Help Pass Federal Sentencing Reform
In September, Speaker of the House of Representatives, Paul Ryan, is planning to bring a number of criminal justice reform bills to the floor of the House for a vote. We urge you to write to your Representative to vote for four of these bills. Here is a description of the bills followed by a links to a list of Maryland and Virginia Representatives and their e-mail addresses. Please send them a short message asking to vote for these four bills. In addition, here is a link to an important article on the need to reform mandatory sentencing by Eric Holder: We Can Have Shorter Sentences and Less Crime
The Sentencing Reform Act of 2015 (H.R.3713)
The Sentencing Reform Act reduces certain mandatory minimums for drug offenses, reduces the three-strike mandatory life sentence to 25 years, broadens the existing safety valve for low-level drug offenders, and provides judges with greater discretion in determining appropriate sentences while ensuring that serious violent felons do not get out early. The bill also contains sentencing enhancements for Fentanyl trafficking, a highly addictive and deadly drug that is becoming a growing epidemic in the United States.
The Comprehensive Justice and Mental Health Act of 2015 (H.R. 1854)
This bipartisan, bicameral bill-authored by Congressman Doug Collins (R-GA) and Bobby Scott (D-VA)-reauthorizes and updates the Mentally Ill Offender Treatment and Crime Reduction Act, which was signed into law by President George W. Bush in 2004. It promotes public safety and community health by facilitating collaboration among the criminal justice, juvenile justice, mental health treatment, and substance abuse systems to ensure those with mental illness receive appropriate treatment.
The Second Chance Reauthorization Act of 2015 (H.R. 3406)
The Second Chance Reauthorization Act helps prisoners who have completed their sentences successfully return to society. This legislation, authored by Jim Sensenbrenner (R-WI) and Danny Davis (D-IL), builds on the original Second Chance Act of 2008 and continues to authorize funding for both public and private entities to evaluate and improve reentry programming, including academic and vocational education for offenders in prison, jails, and juvenile facilities. This legislation includes accountability measures and eliminates programs that have not been used.
Deterring Undue Enforcement by Protecting Rights of Citizens from Excessive Searches and Seizures Act of 2016 (H.R. 5283)
H.R. 5283 strengthens protections for Americans’ property through civil asset forfeiture reform. The bill raises the standard of proof law enforcement officials must show before depriving an individual of his or her property, increases accountability and oversight of seizures and forfeitures, and strengthens protections for Americans whose property has been seized by law enforcement agencies. This bill was introduced by Jim Sensenbrenner (R-WI), John Conyers (D-MI), Sheila Jackson Lee (D-TX), Tim Walberg (R-MI), and Peter Roskam (R-IL).
Senator Jamie Raskin Speaks at IAHR Fundraiser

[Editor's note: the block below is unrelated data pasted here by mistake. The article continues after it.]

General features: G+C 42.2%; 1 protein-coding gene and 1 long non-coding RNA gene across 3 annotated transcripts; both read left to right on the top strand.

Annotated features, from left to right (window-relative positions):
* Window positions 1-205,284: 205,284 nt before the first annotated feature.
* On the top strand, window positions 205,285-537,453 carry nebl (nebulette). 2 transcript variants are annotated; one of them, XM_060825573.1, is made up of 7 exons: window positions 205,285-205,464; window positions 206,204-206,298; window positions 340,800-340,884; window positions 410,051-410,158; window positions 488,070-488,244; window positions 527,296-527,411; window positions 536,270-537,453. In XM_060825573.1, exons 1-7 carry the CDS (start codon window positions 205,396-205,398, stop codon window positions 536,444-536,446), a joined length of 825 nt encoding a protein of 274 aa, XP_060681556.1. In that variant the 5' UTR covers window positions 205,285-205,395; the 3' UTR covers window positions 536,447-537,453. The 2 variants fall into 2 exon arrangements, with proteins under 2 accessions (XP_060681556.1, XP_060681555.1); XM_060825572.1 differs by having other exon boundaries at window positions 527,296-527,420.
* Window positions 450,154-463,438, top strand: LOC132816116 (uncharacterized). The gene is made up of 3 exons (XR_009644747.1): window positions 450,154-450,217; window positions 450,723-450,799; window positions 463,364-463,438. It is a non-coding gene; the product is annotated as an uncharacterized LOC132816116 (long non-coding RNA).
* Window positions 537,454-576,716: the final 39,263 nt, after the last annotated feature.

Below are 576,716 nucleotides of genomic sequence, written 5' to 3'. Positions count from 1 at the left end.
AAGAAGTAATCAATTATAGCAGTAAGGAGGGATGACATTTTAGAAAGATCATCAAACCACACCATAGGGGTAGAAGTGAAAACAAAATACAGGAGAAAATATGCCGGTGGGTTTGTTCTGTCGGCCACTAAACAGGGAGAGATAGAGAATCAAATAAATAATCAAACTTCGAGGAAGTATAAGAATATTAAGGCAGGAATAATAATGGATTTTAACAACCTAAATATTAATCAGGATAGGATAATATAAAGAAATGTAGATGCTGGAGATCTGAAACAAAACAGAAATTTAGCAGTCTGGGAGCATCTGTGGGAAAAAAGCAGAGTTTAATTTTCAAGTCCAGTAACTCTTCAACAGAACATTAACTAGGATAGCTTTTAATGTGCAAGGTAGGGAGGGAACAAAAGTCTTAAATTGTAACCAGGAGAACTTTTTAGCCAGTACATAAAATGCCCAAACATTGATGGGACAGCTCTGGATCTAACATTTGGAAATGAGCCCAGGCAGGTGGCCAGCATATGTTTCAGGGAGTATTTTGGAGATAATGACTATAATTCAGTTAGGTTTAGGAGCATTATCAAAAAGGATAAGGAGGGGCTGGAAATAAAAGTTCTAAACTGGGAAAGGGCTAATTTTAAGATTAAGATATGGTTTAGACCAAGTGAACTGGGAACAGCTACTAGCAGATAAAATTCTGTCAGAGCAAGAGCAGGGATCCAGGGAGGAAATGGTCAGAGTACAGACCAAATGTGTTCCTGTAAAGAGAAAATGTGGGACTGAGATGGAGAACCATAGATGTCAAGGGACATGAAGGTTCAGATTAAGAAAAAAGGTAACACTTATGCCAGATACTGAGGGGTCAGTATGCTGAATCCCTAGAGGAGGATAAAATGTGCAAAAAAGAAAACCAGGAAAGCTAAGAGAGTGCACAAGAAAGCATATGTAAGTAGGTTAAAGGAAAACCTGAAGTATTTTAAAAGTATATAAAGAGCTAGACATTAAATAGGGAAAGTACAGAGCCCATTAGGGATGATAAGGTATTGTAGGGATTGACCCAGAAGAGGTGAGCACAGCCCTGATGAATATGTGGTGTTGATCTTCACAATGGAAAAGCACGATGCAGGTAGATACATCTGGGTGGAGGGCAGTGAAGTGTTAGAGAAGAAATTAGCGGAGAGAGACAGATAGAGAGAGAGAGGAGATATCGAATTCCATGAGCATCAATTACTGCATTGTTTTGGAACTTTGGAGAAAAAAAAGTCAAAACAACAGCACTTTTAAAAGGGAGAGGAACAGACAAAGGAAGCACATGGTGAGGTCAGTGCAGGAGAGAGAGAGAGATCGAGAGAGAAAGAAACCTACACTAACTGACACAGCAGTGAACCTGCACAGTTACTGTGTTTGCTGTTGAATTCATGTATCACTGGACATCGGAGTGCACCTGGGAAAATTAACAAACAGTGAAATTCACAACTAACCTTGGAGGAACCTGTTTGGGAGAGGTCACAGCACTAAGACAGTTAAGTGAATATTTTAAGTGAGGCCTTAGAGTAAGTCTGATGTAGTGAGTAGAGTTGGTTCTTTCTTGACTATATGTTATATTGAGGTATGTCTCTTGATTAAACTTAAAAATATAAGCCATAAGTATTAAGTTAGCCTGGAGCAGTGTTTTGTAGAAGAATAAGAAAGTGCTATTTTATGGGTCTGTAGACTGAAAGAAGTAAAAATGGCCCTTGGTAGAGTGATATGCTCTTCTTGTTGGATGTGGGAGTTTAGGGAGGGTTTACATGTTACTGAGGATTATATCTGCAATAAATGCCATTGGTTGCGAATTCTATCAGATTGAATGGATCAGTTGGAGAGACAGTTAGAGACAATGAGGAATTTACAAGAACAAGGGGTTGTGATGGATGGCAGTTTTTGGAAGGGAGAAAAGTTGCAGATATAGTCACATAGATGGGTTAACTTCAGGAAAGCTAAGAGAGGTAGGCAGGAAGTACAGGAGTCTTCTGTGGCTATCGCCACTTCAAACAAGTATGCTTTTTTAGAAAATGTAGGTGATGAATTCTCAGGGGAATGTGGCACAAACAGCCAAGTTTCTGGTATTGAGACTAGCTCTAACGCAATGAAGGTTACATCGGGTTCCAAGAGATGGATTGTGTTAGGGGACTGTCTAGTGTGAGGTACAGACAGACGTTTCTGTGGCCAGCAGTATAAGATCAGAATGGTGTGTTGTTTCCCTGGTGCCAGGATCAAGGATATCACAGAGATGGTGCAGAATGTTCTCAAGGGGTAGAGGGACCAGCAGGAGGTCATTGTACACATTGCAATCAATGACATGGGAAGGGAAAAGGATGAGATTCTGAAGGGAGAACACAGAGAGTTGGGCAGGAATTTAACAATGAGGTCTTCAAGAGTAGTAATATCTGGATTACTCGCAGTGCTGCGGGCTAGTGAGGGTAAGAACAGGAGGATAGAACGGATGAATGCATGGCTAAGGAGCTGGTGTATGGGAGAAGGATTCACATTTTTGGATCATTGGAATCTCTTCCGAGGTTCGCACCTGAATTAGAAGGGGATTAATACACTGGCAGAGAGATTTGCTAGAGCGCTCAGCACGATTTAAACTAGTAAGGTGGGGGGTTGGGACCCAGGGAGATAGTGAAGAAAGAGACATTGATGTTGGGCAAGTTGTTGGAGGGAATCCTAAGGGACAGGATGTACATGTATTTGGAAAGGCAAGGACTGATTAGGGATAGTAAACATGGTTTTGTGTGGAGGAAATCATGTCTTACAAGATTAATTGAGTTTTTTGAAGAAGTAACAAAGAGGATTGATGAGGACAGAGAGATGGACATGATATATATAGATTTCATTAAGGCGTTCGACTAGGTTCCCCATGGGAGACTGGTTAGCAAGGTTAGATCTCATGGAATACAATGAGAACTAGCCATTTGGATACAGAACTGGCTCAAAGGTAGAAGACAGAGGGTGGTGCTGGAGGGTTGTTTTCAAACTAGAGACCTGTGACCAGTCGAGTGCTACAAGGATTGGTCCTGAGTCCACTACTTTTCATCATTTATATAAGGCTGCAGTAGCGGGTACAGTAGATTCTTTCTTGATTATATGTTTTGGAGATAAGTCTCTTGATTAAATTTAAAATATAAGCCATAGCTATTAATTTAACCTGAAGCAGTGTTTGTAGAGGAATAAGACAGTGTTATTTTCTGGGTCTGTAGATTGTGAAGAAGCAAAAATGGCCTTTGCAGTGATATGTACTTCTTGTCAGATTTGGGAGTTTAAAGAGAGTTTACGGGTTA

On Thursday, July 21, 40 people gathered at the home of Board member Perry Apelbaum. Board President and IAHR Founder, Suzanne O’Hatnick spoke about the history of IAHR and its mission. Rabbi Charles Feinberg, IAHR Executive Director, spoke about some of the important achievements of IAHR over the last year. Senator Jamie Raskin (D-20th District) gave an interesting and passionate talk about criminal justice reform and first amendment issues. Specifically, Senator Raskin spoke about his leadership of legislation that banned capital punishment in Maryland and the importance of criminal justice reform. IAHR is very appreciative of the gracious hospitality of Perry and Laura Apelbaum. Left to right in the photo: Krayna and Charles Feinberg, Suzanne O'Hatnick, Senator Raskin, and Perry Apelbaum.
SAVE THE DATE! “Solitary” to be Shown at Capitol Visitor Center on September 12
Award winning documentary film maker, Kristi Jacobson, will be showing her HBO film “Solitary” at the Capitol Visitor’s Center on Monday evening, September 12 at 7 pm (doors open at 6:30 pm). The film has been shown at the Washington Documentary Film Festival and the Tribeca Film Festival in New York City. Virginia Prison authorities allowed Ms. Jacobson into Red Onion Supermax Prison in Pound, VA over the course of a year. During that time, she filmed both inmates and prison guards and officials on camera. This film gives a rare look into the conditions of solitary confinement in a supermax prison.
IAHR has been very involved protesting the conditions for a number of prisoners. IAHR, Board Member, Gay Gardner, has been corresponding to thirty different prisoners over the last eighteen months. This correspondence has revealed significant human rights abuses. A number of men have been in solitary confinement for years, often for trivial offenses such as speaking back to a corrections officer or for not getting a haircut.
This event provides you with a rare opportunity to visit both prisoners and correctional officers who live or work in a maximum security prison.
To RSVP for the event, please click here.
To view a clip of the film, click here.